You don’t necessarily have to sat on a horse to know that these creatures are strong. And that’s what James Watt took advantage of more than 200 years ago. He is considered the inventor of the steam engine. But he is not. Thanks to the improvements made by James Watt, however, the steam engine can work efficiently. And that’s exactly what he wants to measure: performance. The performance of machines. James Watt doesn’t choose an abstract unit to show what a steam engine can do. He uses what people knew at the time: the strength of a horse.
Named after the average performance of a workhorse
James Watt defines the performance of a horse as follows: It is the power when a horse raise 330 pounds of coal 100 feet in a minute – according to James Watt, that means 1 horsepower.
As workhorses, horses were used everywhere in his time. This is also the case in mills and mines. And what does James Watt want? The operators of mines should very easily calculate how many horses they can replace with a steam engine. And for that he needs a unit of measurement.
If a horse exceeds the power defined by Watt, for example in a short time in a competition, then it also has more than one horsepower. On average, however, it delivers one horsepower.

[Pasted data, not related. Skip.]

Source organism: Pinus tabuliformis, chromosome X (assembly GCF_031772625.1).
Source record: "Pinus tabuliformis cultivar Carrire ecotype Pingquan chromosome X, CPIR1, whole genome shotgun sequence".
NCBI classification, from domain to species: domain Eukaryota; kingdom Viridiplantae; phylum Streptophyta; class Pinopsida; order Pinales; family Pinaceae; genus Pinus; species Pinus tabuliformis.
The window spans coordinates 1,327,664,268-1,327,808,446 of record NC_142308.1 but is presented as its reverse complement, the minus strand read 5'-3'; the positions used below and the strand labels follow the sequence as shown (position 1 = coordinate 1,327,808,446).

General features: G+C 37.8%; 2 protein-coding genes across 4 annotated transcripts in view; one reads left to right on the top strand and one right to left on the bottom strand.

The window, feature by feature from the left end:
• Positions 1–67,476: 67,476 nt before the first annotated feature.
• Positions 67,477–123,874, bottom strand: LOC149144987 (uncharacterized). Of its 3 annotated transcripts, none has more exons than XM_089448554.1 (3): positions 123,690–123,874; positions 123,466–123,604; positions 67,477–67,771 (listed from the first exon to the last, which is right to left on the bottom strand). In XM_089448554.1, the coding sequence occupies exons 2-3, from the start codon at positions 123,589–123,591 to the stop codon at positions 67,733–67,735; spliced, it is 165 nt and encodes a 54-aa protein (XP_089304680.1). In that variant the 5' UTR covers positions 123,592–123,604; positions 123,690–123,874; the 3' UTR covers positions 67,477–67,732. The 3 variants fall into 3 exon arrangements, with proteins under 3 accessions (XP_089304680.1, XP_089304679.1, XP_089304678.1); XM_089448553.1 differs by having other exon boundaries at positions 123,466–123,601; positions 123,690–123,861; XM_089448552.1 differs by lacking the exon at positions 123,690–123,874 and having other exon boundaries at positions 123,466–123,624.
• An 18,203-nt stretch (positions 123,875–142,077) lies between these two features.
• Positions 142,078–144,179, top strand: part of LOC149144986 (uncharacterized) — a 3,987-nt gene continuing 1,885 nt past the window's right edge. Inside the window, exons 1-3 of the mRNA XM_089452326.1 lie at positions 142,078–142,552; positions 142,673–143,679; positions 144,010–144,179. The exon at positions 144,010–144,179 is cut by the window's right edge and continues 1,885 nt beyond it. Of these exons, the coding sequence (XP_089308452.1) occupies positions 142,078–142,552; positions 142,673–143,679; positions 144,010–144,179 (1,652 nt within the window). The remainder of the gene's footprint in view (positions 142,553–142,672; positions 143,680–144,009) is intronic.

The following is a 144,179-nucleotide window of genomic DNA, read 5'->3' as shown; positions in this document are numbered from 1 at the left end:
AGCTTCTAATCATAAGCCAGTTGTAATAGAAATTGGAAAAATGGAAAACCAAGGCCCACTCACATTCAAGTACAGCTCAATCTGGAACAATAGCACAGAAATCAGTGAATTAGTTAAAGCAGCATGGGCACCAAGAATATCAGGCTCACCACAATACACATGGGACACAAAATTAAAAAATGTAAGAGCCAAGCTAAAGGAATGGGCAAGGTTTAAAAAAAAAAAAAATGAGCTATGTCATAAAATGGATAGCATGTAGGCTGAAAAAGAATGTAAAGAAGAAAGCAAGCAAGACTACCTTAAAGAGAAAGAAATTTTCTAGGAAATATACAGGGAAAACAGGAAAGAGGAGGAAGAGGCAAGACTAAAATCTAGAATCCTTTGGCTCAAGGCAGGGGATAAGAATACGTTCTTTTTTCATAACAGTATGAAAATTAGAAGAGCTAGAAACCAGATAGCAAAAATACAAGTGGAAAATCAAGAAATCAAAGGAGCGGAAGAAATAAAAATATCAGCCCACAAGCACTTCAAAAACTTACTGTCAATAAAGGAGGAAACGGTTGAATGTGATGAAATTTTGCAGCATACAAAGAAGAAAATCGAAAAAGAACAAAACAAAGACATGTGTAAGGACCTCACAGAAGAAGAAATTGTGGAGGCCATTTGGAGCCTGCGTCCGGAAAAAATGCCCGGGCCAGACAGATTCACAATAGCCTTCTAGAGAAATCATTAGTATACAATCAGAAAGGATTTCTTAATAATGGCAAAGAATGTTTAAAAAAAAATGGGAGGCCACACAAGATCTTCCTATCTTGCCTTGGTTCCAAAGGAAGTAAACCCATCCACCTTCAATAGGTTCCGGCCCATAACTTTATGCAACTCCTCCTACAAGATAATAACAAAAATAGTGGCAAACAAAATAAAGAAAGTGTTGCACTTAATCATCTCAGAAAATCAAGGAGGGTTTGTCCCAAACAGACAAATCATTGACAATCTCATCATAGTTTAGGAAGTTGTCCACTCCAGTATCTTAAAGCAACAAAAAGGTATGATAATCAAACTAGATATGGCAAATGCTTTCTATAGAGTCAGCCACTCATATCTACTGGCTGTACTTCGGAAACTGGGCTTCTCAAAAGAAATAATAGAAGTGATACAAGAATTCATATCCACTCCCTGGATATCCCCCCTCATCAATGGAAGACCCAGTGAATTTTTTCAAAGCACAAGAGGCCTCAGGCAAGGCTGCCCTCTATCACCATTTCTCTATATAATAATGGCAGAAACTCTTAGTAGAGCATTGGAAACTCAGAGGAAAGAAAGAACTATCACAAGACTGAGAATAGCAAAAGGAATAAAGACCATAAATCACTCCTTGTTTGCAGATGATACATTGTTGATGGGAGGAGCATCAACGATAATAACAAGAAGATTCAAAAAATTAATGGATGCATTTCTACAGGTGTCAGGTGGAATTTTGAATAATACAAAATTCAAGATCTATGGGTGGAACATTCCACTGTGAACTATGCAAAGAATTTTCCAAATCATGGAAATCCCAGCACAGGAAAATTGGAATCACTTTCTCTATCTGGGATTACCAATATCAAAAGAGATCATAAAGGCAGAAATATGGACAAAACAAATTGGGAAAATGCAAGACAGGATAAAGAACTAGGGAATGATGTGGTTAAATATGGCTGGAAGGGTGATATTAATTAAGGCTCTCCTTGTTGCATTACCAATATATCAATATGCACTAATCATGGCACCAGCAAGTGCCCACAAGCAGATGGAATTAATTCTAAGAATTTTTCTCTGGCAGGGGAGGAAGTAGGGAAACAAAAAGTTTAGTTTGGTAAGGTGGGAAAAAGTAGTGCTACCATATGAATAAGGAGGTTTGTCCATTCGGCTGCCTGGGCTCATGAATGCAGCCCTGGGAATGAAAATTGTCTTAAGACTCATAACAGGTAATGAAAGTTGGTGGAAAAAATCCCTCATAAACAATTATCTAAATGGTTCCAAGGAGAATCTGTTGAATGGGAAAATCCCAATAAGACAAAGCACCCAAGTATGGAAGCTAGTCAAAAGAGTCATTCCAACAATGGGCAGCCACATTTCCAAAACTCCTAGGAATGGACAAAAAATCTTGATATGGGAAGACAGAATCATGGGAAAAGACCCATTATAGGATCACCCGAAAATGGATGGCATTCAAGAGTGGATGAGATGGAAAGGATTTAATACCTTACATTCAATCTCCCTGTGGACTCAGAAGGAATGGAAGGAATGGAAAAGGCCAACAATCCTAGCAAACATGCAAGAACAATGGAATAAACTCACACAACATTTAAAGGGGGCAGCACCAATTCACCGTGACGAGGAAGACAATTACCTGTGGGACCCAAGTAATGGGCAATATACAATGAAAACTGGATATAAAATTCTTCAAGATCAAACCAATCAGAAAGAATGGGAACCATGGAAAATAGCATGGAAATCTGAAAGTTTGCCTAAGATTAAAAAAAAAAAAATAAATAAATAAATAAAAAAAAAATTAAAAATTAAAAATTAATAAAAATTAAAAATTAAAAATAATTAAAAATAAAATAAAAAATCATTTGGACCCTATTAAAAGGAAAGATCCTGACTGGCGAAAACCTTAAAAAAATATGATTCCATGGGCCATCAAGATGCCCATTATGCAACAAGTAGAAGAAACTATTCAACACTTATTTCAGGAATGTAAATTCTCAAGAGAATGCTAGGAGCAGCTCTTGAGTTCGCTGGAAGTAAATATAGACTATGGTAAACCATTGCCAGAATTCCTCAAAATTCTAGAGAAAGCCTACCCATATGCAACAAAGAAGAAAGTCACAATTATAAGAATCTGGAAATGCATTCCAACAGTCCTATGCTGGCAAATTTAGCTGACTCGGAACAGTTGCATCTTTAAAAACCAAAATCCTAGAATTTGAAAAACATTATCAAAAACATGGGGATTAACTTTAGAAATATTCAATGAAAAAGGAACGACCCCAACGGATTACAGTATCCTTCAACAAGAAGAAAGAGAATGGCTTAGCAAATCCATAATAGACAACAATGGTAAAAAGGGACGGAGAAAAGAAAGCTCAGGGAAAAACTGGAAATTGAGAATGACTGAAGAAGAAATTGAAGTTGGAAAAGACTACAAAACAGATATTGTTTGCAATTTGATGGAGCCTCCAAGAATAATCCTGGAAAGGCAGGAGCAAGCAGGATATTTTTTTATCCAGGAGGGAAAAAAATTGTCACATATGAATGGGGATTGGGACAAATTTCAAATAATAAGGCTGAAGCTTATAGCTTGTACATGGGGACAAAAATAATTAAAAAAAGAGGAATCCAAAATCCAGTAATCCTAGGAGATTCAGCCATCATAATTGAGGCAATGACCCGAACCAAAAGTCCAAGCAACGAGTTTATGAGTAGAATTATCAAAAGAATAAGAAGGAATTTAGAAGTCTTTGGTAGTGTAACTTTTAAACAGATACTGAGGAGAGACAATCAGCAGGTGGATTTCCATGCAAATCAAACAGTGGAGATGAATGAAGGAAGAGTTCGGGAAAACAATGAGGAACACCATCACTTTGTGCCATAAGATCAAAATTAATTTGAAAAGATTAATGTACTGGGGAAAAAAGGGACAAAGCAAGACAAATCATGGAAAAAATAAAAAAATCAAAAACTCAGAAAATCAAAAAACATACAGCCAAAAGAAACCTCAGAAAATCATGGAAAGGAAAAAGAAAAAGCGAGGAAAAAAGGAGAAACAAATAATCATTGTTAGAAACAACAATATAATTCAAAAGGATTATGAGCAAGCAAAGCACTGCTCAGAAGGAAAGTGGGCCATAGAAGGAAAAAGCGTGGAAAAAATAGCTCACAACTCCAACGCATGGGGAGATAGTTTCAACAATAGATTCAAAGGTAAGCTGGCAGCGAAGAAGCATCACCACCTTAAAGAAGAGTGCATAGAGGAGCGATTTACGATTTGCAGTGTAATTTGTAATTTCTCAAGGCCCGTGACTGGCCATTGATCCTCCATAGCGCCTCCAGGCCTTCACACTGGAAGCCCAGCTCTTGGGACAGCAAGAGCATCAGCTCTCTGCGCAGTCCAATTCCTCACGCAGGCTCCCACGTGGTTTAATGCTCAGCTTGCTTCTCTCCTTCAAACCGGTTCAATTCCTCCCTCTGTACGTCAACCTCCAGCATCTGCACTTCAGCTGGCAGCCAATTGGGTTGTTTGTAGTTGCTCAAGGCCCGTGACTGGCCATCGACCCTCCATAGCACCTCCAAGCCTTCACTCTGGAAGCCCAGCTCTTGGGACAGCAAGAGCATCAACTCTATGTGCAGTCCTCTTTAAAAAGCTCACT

James Watt invents a unit of measurement for a machine's performance
Its improvements helped the steam engine break through, the industrial revolution began. For many car buyers, the horsepower specification is still an important decision criterion. Because the horsepower indicates the power of the engine. You can imagine the picture when a car with 150 horsepower is pulled by 150 horses. But as strong as 150 horses may be together, the high speeds like those of a powerful car will not reach them. Data for engines are meanwhile given in watts or kilowatts. As the name suggests, this unit is named after the Scotsman James Watt, but was not established until the 20th century. Both specifications can be found in the technical data of a vehicle. And everything is based on the real workforce of horses.